The government’s handling of the Green Homes Grant voucher scheme has been slammed by spending watchdog the National Audit Office (NAO).

In a report published today, it says the scheme was delivered to an over-ambitious timetable and was not executed to an acceptable standard, significantly limiting its impact on job creation and carbon reduction.

Both landlords and home-owners were able to access the scheme, which offered vouchers of up to £5,000 that could be then spent with approved tradespeople and builders to upgrade their homes via energy efficient improvements.

It was a key plank of the government’s dual policies of achieve Net Zero for England and Wales by 2030, and stimulating the economy during the darkest days of the Covid pandemic.

The NAO says the scheme, which opened to applications in September last year but closed at the end of March, did not meet many of its aims.

It cites government figures revealing that it created 5,600 jobs against an expected 82,500 and that only £319 million of its £1.5 billion budget was spent, of which £50.5 million was spent on administration.

As LandlordZONE reported in December, many property owners and installers had a poor experience using the scheme.

This included delays issuing vouchers to landlords and paying installers, ‘causing frustration’, and that the manual application process was complicated and time-consuming.

The NAO says its teething and ongoing problems were down to the short timescale HM Treasury gave the department of business to design and launch the scheme, and that the views of approved installers were only sought after the scheme was launched, particularly on the cost and process of installer accreditation.

The watchdog also says too much focus was put on more technical green improvements to properties which required an army of specialists to be trained, rather than simpler upgrades such as windows, doors and insulation.

“The initial plan for a two-year scheme would have allowed more time for jobs to be created, but this was rejected by HM Treasury,” the NAO says.

The Department should engage properly with the supplier market for future decarbonisation schemes and base its planning on a realistic assessment of how long it will take the market to mobilise.”


gareth davies nao

NAO chief Gareth Davies (pictured) says: “The aim to achieve immediate economic stimulus through the Green Homes Grant voucher scheme meant that it was rushed.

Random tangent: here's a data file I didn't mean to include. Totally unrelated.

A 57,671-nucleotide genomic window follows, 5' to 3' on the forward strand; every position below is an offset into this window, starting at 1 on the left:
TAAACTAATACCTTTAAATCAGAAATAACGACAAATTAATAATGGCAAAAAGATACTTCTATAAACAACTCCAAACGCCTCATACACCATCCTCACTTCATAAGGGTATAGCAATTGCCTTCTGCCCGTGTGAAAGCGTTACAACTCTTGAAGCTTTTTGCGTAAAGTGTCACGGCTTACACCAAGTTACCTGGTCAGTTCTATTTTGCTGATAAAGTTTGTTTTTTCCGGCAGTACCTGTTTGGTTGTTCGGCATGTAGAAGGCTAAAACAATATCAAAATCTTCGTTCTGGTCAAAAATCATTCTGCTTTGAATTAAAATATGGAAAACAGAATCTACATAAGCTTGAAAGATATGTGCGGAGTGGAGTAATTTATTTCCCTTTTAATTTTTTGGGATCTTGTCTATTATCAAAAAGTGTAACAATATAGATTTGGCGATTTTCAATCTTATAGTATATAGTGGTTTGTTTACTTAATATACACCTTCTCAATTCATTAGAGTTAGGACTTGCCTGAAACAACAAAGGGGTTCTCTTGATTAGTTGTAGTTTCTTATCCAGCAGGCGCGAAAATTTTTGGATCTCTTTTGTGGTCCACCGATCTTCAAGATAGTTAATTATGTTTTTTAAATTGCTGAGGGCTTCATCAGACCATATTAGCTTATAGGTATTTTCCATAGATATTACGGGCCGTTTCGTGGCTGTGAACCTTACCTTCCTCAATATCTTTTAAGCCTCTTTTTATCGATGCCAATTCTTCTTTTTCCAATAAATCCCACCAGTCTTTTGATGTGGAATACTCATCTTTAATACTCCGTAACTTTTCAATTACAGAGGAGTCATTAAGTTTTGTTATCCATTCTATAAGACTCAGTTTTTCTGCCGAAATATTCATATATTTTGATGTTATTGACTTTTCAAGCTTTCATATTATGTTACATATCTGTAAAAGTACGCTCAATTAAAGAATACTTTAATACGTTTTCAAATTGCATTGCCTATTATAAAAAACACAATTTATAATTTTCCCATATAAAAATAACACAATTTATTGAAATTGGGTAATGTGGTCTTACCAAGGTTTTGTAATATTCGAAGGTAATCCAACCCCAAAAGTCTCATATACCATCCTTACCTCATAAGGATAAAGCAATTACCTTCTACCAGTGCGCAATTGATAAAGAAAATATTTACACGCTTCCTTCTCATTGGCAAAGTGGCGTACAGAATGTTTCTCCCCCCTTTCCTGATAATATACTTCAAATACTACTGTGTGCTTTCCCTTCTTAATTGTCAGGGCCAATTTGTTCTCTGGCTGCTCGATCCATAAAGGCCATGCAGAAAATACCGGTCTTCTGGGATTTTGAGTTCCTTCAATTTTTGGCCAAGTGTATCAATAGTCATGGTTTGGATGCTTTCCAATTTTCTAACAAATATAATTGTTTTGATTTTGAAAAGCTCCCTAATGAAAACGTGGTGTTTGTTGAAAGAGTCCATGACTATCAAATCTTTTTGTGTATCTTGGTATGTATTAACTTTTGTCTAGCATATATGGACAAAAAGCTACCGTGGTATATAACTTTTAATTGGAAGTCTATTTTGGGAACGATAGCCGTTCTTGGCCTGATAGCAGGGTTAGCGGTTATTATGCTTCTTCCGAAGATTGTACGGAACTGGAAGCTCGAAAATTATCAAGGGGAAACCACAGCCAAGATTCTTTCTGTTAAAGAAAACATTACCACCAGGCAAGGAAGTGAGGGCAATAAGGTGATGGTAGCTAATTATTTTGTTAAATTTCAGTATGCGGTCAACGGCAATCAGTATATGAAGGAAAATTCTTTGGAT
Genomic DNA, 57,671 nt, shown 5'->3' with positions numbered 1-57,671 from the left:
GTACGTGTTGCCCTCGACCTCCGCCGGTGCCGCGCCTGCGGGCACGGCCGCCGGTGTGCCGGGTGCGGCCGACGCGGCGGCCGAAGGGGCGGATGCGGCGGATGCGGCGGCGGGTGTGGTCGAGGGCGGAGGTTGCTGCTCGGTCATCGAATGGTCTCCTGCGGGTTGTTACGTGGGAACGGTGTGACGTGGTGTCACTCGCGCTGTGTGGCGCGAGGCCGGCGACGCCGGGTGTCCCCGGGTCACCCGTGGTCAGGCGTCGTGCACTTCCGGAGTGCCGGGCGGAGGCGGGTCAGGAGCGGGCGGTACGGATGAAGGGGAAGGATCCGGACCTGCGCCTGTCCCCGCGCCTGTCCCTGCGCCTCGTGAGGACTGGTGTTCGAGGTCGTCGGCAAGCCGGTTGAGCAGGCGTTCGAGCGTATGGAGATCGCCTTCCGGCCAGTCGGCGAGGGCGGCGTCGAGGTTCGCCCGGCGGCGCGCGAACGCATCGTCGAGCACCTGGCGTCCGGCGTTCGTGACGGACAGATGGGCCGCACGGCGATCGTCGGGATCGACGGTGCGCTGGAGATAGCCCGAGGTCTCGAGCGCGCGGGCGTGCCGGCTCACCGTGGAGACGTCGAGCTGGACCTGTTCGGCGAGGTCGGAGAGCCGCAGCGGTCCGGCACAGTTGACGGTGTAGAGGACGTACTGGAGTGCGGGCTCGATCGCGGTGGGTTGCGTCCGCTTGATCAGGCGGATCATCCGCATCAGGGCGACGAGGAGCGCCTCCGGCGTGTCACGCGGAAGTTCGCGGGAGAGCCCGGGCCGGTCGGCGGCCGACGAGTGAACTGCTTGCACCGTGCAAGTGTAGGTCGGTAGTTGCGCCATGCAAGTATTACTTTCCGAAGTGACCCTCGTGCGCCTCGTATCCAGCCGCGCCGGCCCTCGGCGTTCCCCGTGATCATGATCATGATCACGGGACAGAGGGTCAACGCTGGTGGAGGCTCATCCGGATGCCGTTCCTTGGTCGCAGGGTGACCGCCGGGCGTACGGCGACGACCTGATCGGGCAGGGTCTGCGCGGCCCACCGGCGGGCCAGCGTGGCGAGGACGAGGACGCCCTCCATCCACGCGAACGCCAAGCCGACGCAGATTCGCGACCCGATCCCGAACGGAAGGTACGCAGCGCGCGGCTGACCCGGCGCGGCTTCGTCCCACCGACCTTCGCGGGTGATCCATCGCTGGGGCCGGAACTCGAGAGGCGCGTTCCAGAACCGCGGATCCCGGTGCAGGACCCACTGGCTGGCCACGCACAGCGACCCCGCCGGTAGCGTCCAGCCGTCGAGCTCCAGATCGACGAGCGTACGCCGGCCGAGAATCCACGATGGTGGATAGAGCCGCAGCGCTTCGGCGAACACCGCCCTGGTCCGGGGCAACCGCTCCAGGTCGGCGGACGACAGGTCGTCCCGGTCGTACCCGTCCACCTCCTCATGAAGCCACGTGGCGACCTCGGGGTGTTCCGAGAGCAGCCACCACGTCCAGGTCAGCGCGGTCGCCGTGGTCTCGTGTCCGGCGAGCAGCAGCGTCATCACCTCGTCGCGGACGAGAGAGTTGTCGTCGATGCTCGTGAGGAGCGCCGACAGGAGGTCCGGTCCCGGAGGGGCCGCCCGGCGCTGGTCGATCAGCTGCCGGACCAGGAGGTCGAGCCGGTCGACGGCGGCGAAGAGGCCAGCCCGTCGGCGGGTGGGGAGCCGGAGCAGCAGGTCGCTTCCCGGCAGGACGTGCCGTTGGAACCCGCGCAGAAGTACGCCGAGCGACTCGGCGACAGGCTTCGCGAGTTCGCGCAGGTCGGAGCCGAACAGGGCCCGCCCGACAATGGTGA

“As a result, its benefits for carbon reduction were significantly reduced and ultimately, it did not create the number of jobs government had hoped for.”

Timothy Douglas, Propertymark Policy and Campaigns Manager at trade organisation Propertymark, says: “The Green Homes Grant Voucher Scheme was the first we have seen after years of no funding and it’s extremely disappointing that the Scheme was poorly executed.

“Financial support for the sector is fundamental if energy efficiency targets are to be achieved and the National Audit Offices’ recent report examining the UK Government’s Green Homes Grant Voucher Scheme has reiterated our concerns with the schemes implementation.

“The time frame for its application was unrealistic and therefore failed to provide landlords and homeowners with enough incentives and access to sustained funding.”

Read the NAO’s summary of its report.


  1. I tried to access the scheme and applied before the deadline getting the forms in March 21, however it took to long for the administration to deal with my application and when they did they seemed to look at it page by page and then ask for information that this prolonged the application to the extent I was at the end of August when speaking to the contractor that they said they could not meet them November installation deadline due to capacity. It left me no time to find another contractor. If the administration had looked at the whole application and listed all of the information they wanted, then may have resolved the issues before running out of time. It felt that they did not want you to succeed in the application getting through. Shame as it would have helped improved the property for the tenants and energy costs.

  2. I also obtained vouchers, for EWI for Victorian properties that will struggle to meet the new EPC C grade. The sudden introduction of the end date meant my contractor could not do the work in time so not only was our time surveyor and form filling for 4 properties completely wasted, there are now 4 houses in the PRS (all with long term tenants) that will have to be sold in EPC C comes in as it is simply not worth the £7-£10k per property to do the work.

    So….4 properties not upgraded, 4 tenants evicted from their homes and 4 properties no longer available for rent. Well done Boris!

  3. This government is the best option available and is clueless! The Labour Party always bangs on about discrimination and hatred against minority groups, yet it hates landlords and is quite open about it, purely based on blind prejudice, not rational thinking. The Conservative government looks a lot like a Labour government with its populist agenda, and is happy to act prejudicially against landlords’ legal rights (eg by tearing up contracts in favour of tenants during the Covid crisis) in favour of what they think will generate more votes. Everything it does these days seems to be a blunt, badly thought out initiative to win votes, with the detail revealing that it was unworkable in the first place. EPCs are a classic example, as is this failed green initiative, as is the NI rise.


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